Is there a way to lift 6 functors on constructable sheaves to the dg world?

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    $\begingroup$ Welcome to MO. Presumably the answer is "yes". Would you find that an informative answer? -- probably not. I would guess that you also want to learn something a bit more specific about the 6 functor formalism. If that is the indeed the case, then I encourage you to reformulate your question: give a bit more background about what you already know, and what are the things that you'd like to learn from an answer. $\endgroup$ – André Henriques Jun 15 '12 at 10:34
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    $\begingroup$ Welcome to MO, dear David. Dear André, your comment reminded me of a mathematician friend, whose daughter was amazed to see that when she visits other people and in dinner somebody asks "Can you pass me the bread?" the response is passing the bread, and not just saying "yes". $\endgroup$ – Gil Kalai Jun 16 '12 at 23:16
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    $\begingroup$ Ok. Point taken :-). I simply wanted to say that the question could be elaborated a bit, e.g., by mentioning which of the six functors are easy to make dg, and which ones look harder. Or it is maybe the interplay between those functors that is confusing in the dg world?... $\endgroup$ – André Henriques Jun 17 '12 at 10:06
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    $\begingroup$ @Gil Kalai: DG stands for "differential graded". This is a reasonable question for the following reason: the "derived category" of a nice Abelian category, where the "6 functor formalism" lives, is essentially the homotopy-theoretic shadow of the DG-category associated to the Abelian category. But the DG-category itself allows us to make certain desirable constructions--e.g. gluing objects together, which are very difficult in the homotopy-theoretic world. So it would be good to have a lift of our useful functors to the DG world. $\endgroup$ – Daniel Litt Jun 17 '12 at 15:13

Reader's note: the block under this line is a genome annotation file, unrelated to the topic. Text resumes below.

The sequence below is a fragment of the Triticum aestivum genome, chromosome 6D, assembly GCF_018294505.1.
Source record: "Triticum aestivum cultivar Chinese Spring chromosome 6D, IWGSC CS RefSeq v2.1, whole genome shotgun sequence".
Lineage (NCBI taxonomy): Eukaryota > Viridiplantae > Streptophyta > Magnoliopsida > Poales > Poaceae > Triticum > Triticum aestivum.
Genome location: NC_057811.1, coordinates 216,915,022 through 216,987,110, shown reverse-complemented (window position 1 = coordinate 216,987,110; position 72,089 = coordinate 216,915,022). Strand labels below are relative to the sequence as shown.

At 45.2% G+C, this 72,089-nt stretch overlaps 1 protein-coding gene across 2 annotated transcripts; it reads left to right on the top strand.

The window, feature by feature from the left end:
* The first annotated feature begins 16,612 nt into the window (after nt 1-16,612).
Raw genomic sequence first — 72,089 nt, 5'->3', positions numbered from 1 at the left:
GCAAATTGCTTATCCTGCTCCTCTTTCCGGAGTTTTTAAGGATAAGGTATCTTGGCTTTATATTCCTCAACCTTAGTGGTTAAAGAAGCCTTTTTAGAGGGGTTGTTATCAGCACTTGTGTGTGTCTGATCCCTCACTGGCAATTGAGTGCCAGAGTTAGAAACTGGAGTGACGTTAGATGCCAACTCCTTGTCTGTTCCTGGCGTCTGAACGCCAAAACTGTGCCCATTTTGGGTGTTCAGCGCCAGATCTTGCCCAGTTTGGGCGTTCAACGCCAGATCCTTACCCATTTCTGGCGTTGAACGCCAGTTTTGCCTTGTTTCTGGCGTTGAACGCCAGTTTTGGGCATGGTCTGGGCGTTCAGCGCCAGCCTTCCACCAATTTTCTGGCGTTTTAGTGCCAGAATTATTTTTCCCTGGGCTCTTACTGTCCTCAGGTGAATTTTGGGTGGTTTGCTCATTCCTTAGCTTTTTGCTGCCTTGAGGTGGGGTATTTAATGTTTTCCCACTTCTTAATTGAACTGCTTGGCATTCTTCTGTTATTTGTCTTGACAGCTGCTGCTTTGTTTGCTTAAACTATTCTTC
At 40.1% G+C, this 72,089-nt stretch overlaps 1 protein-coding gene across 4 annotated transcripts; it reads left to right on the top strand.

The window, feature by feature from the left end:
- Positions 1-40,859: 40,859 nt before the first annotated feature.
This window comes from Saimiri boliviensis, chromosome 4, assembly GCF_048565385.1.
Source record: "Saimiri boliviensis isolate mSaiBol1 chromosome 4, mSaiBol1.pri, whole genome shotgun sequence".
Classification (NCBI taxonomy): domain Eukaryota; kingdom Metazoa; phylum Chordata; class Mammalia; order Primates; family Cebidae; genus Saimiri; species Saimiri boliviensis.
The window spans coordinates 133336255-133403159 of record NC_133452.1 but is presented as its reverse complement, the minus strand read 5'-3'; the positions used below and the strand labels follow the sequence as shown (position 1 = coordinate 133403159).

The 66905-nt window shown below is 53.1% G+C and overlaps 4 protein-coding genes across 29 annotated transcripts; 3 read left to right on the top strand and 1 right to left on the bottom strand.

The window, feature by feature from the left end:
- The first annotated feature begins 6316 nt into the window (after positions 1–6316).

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    $\begingroup$ Even formulating the problem for needs in representation theory is non-trivial, e.g. to see that constructible sheaves on $X\times X$ is monoidal under convolution. The problem is how to formulate (upper-*, lower-!) base-change in a homotopy-smart way. Fortunately, this problem has been solved: Francis-Gaitsgory suggest a solution in their paper on chiral algebras using categories of correspondences. The idea is obviously rich enough to carry over to any sheaf theoretic setting. But that format hasn't been published yet, though I understand there is forthcoming work of Gaitsgory-Rozenblyum. $\endgroup$ – Moosbrugger Jul 11 '12 at 12:53

If I understand correctly your are looking for a dg enhancement of the six operation formalism.

There seem to be a paper that does something very close to it: Yifeng Liu and Weizhe Zheng, Enhanced six operations and base change theorem for sheaves on Artin stacks (available at http://math.columbia.edu/~liuyf/sixi.pdf).

They use the language of $(\infty,1)$-categories, but I think one can adapt it to dg-categories (assuming that one is working over a field of characteristic zero).

EDIT Nov. 27, 2012: the above preprint has been posted on the arXiv: http://arxiv.org/abs/1211.5948

  • $\begingroup$ Has anyone (using whatever language) spelled out the formalism of the four operations for $\mathcal{O}$-modules? Or better yet, for quasi-coherent sheaves? I'd be especially interested in coherence for base-change diagrams. (the only reference I could find is buried in one of Lurie's DAG's and for some reason there is a quasi-affineness condition which I still haven't figured out why appears) $\endgroup$ – Yosemite Sam Jun 25 '12 at 9:55
  • $\begingroup$ Up to now I have only seen enhancements of pull-back and push-forward being discussed (see e.g. arxiv.org/abs/math/0604504 and references threrin, and also Lurie's DAG VIII for the specrtal setting). $\endgroup$ – DamienC Jun 25 '12 at 14:10
  • $\begingroup$ @Sam - you might want to look at Gaitsgory's paper on ind-coherent sheaves.. not precisely what you ask perhaps but explains exactly the formal setting in which such a construction should fit. $\endgroup$ – David Ben-Zvi Jun 25 '12 at 14:42